Ask the expert

How can I lower my mcv blood count?

3 November 2020

The MCV or ‘Mean Corpuscular Volume’ count, is tested as part of a routine blood test called the ‘Full Blood Count’ and measures the average size of our red blood cells. You may have found that your MCV level is slightly raised incidentally as part of a routine blood test, or this may have been specifically tested to try and discover a cause for any underlying symptoms. Red blood cells are responsible for transporting oxygen from our lungs to all other areas of the body, so it’s important that we know whether these are ‘healthy’ or not.

The normal reference range for the MCV result is usually between 80-100fl, so you are right, your level is slightly above the normal reference range. The fact that your result has remained stable over three years is a good sign that would likely indicate that if there was any underlying cause, this doesn’t appear to be worsening. When we have an abnormal MCV count, a number of symptoms may become apparent.

Symptoms of abnormal MCV (either high of low) may include:

  • Shortness of breath
  • Tachycardia (fast heart rate)
  • Chest pain
  • Pale skin
  • Headache
  • Fatigue or weakness.

However please note that these symptoms are quite general in nature and can be related to a number of different causes, so it’s always best to discuss your symptoms with your doctor.

I am glad that you've spoken to your GP and seen the appropriate specialist doctor in the Haematology team. The fact that they do not seem concerned should be reassuring for you.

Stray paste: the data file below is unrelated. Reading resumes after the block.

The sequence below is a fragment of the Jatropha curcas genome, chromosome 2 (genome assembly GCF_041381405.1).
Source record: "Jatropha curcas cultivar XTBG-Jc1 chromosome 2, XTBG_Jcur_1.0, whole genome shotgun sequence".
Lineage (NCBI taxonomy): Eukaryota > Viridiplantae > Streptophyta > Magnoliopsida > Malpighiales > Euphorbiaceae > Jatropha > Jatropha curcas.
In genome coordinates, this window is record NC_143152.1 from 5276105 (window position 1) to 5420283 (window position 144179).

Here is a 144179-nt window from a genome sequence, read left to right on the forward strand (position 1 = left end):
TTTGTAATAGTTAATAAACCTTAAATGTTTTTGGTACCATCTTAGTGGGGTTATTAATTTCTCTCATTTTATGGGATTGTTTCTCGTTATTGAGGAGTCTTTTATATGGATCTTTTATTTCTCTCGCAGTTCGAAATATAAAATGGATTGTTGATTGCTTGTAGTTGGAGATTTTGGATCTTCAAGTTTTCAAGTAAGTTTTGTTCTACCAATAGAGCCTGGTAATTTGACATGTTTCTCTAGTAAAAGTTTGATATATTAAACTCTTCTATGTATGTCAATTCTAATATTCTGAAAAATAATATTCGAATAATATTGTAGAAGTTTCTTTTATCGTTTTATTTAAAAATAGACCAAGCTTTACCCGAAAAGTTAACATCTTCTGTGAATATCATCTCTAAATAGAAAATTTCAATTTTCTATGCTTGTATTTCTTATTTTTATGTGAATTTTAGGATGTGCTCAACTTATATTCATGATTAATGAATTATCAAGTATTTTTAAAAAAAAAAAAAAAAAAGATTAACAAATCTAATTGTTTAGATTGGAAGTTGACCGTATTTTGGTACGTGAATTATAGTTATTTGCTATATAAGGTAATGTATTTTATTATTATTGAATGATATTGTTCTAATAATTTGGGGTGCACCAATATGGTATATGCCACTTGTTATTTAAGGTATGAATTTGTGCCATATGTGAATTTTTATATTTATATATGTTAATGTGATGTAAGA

For information, there are some underlying health conditions that may lead to an abnormal MCV count

Reduced MCV can indicate:

  • Chronic inflammatory disorders
  • Iron deficiency
  • Thalassaemia (an inherited blood disorder that affects the amount of haemoglobin a person creates).

Possible causes of an increased MCV count:

  • Folate or Vitamin B12 deficiency
  • Excess alcohol intake
  • Liver disease
  • Underactive thyroid
  • Pregnancy
  • Some bone marrow disorders.

Next steps

If you have seen a specialist it’s likely that they have looked into all of the possible underlying causes, and in your case do not feel that any further input is required. I would say if you continue to feel well then it would be best to try not to worry about this. It may be a good idea to have regular check ups with your GP to monitor your level, so that if there any changes these can be investigated further. It is also a good idea to visit your GP if you develop any of the symptoms noted above.

You may also be interested in...

Blood tests - NHS factsheet

Health MOT's - AXA Health

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